Interim Chief Medical Officer, Dr. Will Timbers and Chief of Staff, Dr. Stacey Brown held a press conference Friday afternoon to discuss the current situation relating to the COVID-19 pandemic at Northern Inyo Healthcare District.

Nothing major has happened this week according to Dr. Brown, which is something he is relieved about. “I am super happy that we don’t have anything earth shattering to report on today, which shows that we are doing what we can to put a lid on this thing,” Brown remarked.

The discussion shifted toward antibody testing, which is being offered to essential workers throughout the community. “I think we are getting some traction finally on the testing front. I believe we will expand our net of antibody testing before these tests expire on the twenty-fifth of this month. Personally, I have signed off on eight to ten tests for my patients in the past few days. We will hear from our Director of Diagnostics, Larry Weber on how many tests have been administered by next Wednesday,” Brown said

Though antibody testing is available for many in the community, the same can not be said for the hospital’s supply of nasal swabs that detect active COVID-19 infection.

Northern Inyo Hospital has a short supply of PCR nasal swabs due to the rise in cases throughout the United States.

Dr. Timbers remarked that the supply chains are starting to waver, which has made it more difficult for the hospital to acquire testing kits. The Chief Medical Officer said, “We are down to twelve tests, so we will likely run out of them in the next few days. We will be receiving more of them in the next 5-7 days. The reason for a lack of tests goes back to the conversation at beginning of pandemic. We need to have systems in place, so when we do have a crisis situation we can respond accordingly.”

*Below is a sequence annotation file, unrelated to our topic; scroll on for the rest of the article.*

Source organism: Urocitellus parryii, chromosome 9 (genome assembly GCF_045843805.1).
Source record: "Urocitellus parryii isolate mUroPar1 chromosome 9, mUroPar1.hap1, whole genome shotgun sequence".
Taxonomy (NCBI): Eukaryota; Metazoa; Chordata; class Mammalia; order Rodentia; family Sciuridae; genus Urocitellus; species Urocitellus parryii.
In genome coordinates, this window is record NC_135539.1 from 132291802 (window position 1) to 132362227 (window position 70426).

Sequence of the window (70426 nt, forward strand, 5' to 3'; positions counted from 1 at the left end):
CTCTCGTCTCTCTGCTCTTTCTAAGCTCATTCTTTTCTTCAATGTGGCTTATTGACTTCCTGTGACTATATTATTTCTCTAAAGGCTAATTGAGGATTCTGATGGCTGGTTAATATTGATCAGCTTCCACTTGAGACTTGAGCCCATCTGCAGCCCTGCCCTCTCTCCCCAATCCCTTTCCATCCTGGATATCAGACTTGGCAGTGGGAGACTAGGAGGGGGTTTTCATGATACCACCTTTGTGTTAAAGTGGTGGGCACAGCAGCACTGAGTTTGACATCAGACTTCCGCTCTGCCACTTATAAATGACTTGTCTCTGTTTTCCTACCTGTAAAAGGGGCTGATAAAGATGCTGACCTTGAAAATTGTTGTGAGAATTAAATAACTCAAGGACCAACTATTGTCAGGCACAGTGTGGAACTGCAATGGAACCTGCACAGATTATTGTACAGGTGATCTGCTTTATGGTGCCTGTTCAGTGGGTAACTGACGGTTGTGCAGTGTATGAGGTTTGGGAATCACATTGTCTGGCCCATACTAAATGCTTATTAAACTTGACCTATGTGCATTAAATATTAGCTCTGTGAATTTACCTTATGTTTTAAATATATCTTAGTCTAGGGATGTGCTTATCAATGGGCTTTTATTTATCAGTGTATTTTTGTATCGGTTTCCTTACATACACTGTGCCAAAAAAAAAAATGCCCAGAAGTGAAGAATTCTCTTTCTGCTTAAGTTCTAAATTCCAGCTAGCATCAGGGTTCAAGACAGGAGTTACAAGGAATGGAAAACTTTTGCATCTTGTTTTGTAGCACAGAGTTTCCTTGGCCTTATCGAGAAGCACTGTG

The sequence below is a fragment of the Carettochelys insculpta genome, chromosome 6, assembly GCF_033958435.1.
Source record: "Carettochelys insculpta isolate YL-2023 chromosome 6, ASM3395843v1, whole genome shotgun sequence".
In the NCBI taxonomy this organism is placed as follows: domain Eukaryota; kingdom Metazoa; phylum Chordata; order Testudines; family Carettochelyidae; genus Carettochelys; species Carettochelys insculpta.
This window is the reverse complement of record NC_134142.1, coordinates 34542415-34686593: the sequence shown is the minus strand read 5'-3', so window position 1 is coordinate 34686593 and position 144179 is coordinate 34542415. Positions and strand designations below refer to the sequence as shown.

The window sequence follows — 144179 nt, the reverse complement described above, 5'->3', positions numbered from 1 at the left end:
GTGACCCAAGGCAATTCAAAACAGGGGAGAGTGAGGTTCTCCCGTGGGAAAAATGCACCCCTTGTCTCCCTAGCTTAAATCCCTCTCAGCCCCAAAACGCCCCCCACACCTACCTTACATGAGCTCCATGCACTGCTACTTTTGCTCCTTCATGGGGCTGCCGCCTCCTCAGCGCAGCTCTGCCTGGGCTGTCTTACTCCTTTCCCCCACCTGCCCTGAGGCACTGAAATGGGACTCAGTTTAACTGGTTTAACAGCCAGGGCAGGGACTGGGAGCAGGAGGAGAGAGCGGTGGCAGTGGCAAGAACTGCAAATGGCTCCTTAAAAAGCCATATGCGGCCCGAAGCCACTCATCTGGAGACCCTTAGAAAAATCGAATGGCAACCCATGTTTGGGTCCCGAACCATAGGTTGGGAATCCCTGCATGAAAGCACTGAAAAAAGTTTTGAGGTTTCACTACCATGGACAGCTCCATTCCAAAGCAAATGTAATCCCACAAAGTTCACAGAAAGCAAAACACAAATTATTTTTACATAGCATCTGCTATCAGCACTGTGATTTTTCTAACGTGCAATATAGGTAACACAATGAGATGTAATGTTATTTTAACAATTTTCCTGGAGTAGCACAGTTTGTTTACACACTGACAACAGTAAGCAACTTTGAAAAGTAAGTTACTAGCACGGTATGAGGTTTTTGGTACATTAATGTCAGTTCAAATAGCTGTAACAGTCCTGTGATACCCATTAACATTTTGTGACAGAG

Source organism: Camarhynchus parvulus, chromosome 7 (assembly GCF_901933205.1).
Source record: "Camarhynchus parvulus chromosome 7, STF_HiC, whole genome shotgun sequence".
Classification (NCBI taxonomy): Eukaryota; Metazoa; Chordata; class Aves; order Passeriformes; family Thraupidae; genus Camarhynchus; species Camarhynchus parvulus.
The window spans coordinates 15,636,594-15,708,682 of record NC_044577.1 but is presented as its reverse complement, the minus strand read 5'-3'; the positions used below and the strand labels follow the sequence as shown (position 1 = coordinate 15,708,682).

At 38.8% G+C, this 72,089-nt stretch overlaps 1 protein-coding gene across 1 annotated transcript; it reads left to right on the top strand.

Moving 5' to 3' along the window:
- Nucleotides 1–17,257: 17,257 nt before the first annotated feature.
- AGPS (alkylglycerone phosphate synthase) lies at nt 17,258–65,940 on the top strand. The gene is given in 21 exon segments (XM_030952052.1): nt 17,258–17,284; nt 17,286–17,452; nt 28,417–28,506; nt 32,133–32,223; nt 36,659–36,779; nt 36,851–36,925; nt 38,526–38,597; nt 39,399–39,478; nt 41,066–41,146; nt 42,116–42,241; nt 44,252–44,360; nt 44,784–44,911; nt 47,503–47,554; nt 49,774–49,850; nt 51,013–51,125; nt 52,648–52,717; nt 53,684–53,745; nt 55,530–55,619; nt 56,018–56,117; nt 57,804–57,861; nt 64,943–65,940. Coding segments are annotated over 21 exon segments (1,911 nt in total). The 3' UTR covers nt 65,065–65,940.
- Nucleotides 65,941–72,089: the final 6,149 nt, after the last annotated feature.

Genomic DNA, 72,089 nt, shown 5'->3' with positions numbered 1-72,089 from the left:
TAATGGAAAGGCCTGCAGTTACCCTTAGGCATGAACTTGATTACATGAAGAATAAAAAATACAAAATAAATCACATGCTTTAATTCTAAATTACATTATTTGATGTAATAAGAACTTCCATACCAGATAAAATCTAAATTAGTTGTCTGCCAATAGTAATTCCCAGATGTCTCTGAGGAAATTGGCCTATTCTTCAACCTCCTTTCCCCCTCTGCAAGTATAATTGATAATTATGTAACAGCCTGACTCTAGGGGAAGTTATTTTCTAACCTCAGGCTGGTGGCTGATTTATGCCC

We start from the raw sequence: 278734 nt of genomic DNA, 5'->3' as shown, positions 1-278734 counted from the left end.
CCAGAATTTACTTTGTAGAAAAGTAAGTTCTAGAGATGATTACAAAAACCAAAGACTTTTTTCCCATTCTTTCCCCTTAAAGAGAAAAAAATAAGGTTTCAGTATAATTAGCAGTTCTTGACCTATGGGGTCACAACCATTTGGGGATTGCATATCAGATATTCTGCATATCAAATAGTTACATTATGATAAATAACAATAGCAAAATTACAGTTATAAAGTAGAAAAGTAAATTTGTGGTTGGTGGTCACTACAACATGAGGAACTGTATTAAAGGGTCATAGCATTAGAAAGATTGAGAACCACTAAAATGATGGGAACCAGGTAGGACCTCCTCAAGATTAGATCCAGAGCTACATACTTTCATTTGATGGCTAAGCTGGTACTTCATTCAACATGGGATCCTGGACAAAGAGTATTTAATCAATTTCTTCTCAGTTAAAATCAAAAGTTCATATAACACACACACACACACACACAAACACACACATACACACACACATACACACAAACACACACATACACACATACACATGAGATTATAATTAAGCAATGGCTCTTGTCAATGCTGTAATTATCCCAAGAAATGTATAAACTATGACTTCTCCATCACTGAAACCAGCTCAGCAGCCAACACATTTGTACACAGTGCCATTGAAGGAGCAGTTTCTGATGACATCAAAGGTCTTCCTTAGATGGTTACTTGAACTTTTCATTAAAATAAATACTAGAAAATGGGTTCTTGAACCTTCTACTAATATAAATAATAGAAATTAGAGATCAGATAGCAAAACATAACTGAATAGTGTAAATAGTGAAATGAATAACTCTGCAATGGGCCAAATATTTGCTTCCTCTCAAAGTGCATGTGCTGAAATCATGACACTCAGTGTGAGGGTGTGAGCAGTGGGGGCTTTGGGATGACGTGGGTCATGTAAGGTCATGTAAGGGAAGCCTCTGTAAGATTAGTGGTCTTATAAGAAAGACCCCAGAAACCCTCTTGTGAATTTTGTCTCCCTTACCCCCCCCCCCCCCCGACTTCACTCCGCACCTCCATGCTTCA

Bureau of Land Management to Discuss Management Plan for the Alabama Hills

BISHOP, California. – The Bureau of Land Management (BLM) Bishop Field Office is seeking public input for the future management of the Alabama Hills near Lone Pine in Inyo County. Today’s release of an environmental assessment lays out three proposed alternatives and begins a 30-day public review period that ends on August 7, 2020.

 

Set between the jagged peaks of the Sierra Nevada and the Owens Valley, the Alabama Hills are a unique formation of rounded rocks and eroded hills that encompass more than 29,000 acres of public land that is well known for its mix of scenic, cultural, geological, educational, biological, historical, recreational, cinematographic, and scientific values. In March 2019, President Trump signed Public Law 116-9 (P.L. 116-9), also known as the John D. Dingell, Jr. Conservation, Management, and Recreation Act, which designated 18,745 acres within the Alabama Hills as a National Scenic Area. The BLM is currently preparing a management plan for the Scenic Area and adjacent public lands in the Alabama Hills Special Recreation Management Area.

 

Implementing P.L. 116-9 is a top priority for the Department of the Interior as we work to strike a proper balance for land and resource management, increase access for hunting, fishing, and recreation, and create economic prosperity, while protecting and preserving America’s treasures.

 

“We welcome continued public engagement in our effort to develop a comprehensive plan for management of the area,” says Bishop Field Manager Steve Nelson. “We also look forward to completing the plan and working with the Alabama Hills Stewardship Group, the local tribe, and the Lone Pine community to implement management strategies that will ensure the long-term protection, conservation, public access, and responsible use of this magnificent landscape.”

 

To facilitate public review and encourage public participation in the Alabama Hills planning effort, the BLM will host two virtual meetings in late July. Public meeting materials will be available on the project website: https://eplanning.blm.gov/eplanning-ui/project/1502669/570. Virtual meetings will be conducted on the following dates and times:

  • Wednesday, July 22, from 2:00-4:00 p.m.
  • Thursday, July 23, from 5:30-7:30 p.m.

 

To register for one of the virtual meetings, go to the project website. Once registered, you will receive an email with instructions on how to join the meeting. These instructions will also include an option to call into the meeting using a traditional phone line.

 

Written comments on the proposed alternatives in the environmental assessment can be submitted via email to: blm_ca_alabama_hills_planning@blm.gov; by fax: 760-872-5055; or by mail to: BLM Bishop Field Office, Attn: Alabama Hills Management Plan, 351 Pacu Lane, Suite 100, Bishop, CA  93514.